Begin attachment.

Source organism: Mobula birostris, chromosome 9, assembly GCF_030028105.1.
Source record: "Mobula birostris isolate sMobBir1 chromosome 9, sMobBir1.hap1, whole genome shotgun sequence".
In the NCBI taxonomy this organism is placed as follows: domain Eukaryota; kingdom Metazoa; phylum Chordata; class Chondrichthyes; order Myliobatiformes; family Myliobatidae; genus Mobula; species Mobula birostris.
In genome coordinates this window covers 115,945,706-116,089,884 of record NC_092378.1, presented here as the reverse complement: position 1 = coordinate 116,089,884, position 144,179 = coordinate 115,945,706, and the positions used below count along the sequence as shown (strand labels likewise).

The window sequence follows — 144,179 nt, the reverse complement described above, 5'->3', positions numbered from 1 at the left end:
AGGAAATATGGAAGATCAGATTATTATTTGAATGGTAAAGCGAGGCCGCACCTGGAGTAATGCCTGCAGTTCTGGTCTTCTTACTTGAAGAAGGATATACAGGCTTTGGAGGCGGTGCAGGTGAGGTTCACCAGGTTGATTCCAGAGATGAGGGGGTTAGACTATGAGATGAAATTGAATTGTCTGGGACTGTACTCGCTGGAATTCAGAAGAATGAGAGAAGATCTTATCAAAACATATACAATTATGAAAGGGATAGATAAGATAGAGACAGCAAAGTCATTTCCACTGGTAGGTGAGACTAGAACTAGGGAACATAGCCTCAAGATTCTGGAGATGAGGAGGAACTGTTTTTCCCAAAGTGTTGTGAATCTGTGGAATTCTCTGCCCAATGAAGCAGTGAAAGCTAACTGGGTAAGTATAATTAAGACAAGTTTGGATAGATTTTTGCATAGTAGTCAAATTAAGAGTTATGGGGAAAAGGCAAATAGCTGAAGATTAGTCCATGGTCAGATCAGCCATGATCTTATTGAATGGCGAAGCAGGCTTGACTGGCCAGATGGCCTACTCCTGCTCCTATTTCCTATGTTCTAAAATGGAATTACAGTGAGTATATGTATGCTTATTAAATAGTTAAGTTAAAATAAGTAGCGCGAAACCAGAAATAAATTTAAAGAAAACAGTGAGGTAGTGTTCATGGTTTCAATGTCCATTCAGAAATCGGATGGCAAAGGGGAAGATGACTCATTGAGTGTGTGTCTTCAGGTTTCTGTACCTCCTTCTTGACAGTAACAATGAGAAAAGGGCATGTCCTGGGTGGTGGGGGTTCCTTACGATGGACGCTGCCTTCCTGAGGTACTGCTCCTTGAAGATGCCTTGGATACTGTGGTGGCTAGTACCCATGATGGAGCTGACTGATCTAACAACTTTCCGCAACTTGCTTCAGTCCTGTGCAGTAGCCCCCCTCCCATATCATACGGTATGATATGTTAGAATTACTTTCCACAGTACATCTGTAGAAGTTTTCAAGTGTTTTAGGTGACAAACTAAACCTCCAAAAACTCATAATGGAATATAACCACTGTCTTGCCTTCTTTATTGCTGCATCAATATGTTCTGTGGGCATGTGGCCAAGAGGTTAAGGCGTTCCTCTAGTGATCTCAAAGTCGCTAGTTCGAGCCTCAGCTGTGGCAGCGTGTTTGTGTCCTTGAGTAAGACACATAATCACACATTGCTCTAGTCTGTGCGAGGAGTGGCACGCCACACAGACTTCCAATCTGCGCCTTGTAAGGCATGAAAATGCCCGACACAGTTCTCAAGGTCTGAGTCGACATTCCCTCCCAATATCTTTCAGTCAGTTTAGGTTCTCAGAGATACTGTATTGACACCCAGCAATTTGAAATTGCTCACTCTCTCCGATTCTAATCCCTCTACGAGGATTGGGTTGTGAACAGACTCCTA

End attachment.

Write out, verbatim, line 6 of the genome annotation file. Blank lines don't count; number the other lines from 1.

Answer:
AGGAAATATGGAAGATCAGATTATTATTTGAATGGTAAAGCGAGGCCGCACCTGGAGTAATGCCTGCAGTTCTGGTCTTCTTACTTGAAGAAGGATATACAGGCTTTGGAGGCGGTGCAGGTGAGGTTCACCAGGTTGATTCCAGAGATGAGGGGGTTAGACTATGAGATGAAATTGAATTGTCTGGGACTGTACTCGCTGGAATTCAGAAGAATGAGAGAAGATCTTATCAAAACATATACAATTATGAAAGGGATAGATAAGATAGAGACAGCAAAGTCATTTCCACTGGTAGGTGAGACTAGAACTAGGGAACATAGCCTCAAGATTCTGGAGATGAGGAGGAACTGTTTTTCCCAAAGTGTTGTGAATCTGTGGAATTCTCTGCCCAATGAAGCAGTGAAAGCTAACTGGGTAAGTATAATTAAGACAAGTTTGGATAGATTTTTGCATAGTAGTCAAATTAAGAGTTATGGGGAAAAGGCAAATAGCTGAAGATTAGTCCATGGTCAGATCAGCCATGATCTTATTGAATGGCGAAGCAGGCTTGACTGGCCAGATGGCCTACTCCTGCTCCTATTTCCTATGTTCTAAAATGGAATTACAGTGAGTATATGTATGCTTATTAAATAGTTAAGTTAAAATAAGTAGCGCGAAACCAGAAATAAATTTAAAGAAAACAGTGAGGTAGTGTTCATGGTTTCAATGTCCATTCAGAAATCGGATGGCAAAGGGGAAGATGACTCATTGAGTGTGTGTCTTCAGGTTTCTGTACCTCCTTCTTGACAGTAACAATGAGAAAAGGGCATGTCCTGGGTGGTGGGGGTTCCTTACGATGGACGCTGCCTTCCTGAGGTACTGCTCCTTGAAGATGCCTTGGATACTGTGGTGGCTAGTACCCATGATGGAGCTGACTGATCTAACAACTTTCCGCAACTTGCTTCAGTCCTGTGCAGTAGCCCCCCTCCCATATCATACGGTATGATATGTTAGAATTACTTTCCACAGTACATCTGTAGAAGTTTTCAAGTGTTTTAGGTGACAAACTAAACCTCCAAAAACTCATAATGGAATATAACCACTGTCTTGCCTTCTTTATTGCTGCATCAATATGTTCTGTGGGCATGTGGCCAAGAGGTTAAGGCGTTCCTCTAGTGATCTCAAAGTCGCTAGTTCGAGCCTCAGCTGTGGCAGCGTGTTTGTGTCCTTGAGTAAGACACATAATCACACATTGCTCTAGTCTGTGCGAGGAGTGGCACGCCACACAGACTTCCAATCTGCGCCTTGTAAGGCATGAAAATGCCCGACACAGTTCTCAAGGTCTGAGTCGACATTCCCTCCCAATATCTTTCAGTCAGTTTAGGTTCTCAGAGATACTGTATTGACACCCAGCAATTTGAAATTGCTCACTCTCTCCGATTCTAATCCCTCTACGAGGATTGGGTTGTGAACAGACTCCTA